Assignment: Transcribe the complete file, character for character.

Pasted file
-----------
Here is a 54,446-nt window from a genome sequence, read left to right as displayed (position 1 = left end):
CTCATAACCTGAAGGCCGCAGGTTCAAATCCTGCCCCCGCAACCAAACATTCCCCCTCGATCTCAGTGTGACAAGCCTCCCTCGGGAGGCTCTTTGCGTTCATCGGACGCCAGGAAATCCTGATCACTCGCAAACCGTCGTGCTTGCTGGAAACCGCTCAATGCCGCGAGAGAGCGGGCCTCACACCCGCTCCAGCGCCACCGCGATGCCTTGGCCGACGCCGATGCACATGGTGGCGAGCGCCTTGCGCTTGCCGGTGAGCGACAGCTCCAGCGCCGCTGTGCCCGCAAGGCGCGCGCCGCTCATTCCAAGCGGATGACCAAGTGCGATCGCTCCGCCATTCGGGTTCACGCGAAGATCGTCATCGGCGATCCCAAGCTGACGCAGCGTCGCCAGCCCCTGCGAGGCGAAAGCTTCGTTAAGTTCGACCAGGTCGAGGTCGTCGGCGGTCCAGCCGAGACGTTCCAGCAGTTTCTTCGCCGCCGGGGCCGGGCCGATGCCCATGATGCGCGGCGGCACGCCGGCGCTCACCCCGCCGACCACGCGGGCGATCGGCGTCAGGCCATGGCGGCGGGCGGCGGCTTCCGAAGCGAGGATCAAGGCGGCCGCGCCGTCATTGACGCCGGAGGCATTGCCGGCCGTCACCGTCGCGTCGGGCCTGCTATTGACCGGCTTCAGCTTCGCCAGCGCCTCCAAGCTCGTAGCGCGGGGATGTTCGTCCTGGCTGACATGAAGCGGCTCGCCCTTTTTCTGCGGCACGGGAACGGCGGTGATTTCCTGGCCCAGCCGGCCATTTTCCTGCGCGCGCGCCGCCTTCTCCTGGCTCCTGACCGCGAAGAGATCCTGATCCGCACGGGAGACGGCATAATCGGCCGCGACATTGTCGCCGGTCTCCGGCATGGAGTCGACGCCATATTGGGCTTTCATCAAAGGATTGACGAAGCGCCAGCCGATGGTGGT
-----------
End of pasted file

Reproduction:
Here is a 54,446-nt window from a genome sequence, read left to right as displayed (position 1 = left end):
CTCATAACCTGAAGGCCGCAGGTTCAAATCCTGCCCCCGCAACCAAACATTCCCCCTCGATCTCAGTGTGACAAGCCTCCCTCGGGAGGCTCTTTGCGTTCATCGGACGCCAGGAAATCCTGATCACTCGCAAACCGTCGTGCTTGCTGGAAACCGCTCAATGCCGCGAGAGAGCGGGCCTCACACCCGCTCCAGCGCCACCGCGATGCCTTGGCCGACGCCGATGCACATGGTGGCGAGCGCCTTGCGCTTGCCGGTGAGCGACAGCTCCAGCGCCGCTGTGCCCGCAAGGCGCGCGCCGCTCATTCCAAGCGGATGACCAAGTGCGATCGCTCCGCCATTCGGGTTCACGCGAAGATCGTCATCGGCGATCCCAAGCTGACGCAGCGTCGCCAGCCCCTGCGAGGCGAAAGCTTCGTTAAGTTCGACCAGGTCGAGGTCGTCGGCGGTCCAGCCGAGACGTTCCAGCAGTTTCTTCGCCGCCGGGGCCGGGCCGATGCCCATGATGCGCGGCGGCACGCCGGCGCTCACCCCGCCGACCACGCGGGCGATCGGCGTCAGGCCATGGCGGCGGGCGGCGGCTTCCGAAGCGAGGATCAAGGCGGCCGCGCCGTCATTGACGCCGGAGGCATTGCCGGCCGTCACCGTCGCGTCGGGCCTGCTATTGACCGGCTTCAGCTTCGCCAGCGCCTCCAAGCTCGTAGCGCGGGGATGTTCGTCCTGGCTGACATGAAGCGGCTCGCCCTTTTTCTGCGGCACGGGAACGGCGGTGATTTCCTGGCCCAGCCGGCCATTTTCCTGCGCGCGCGCCGCCTTCTCCTGGCTCCTGACCGCGAAGAGATCCTGATCCGCACGGGAGACGGCATAATCGGCCGCGACATTGTCGCCGGTCTCCGGCATGGAGTCGACGCCATATTGGGCTTTCATCAAAGGATTGACGAAGCGCCAGCCGATGGTGGT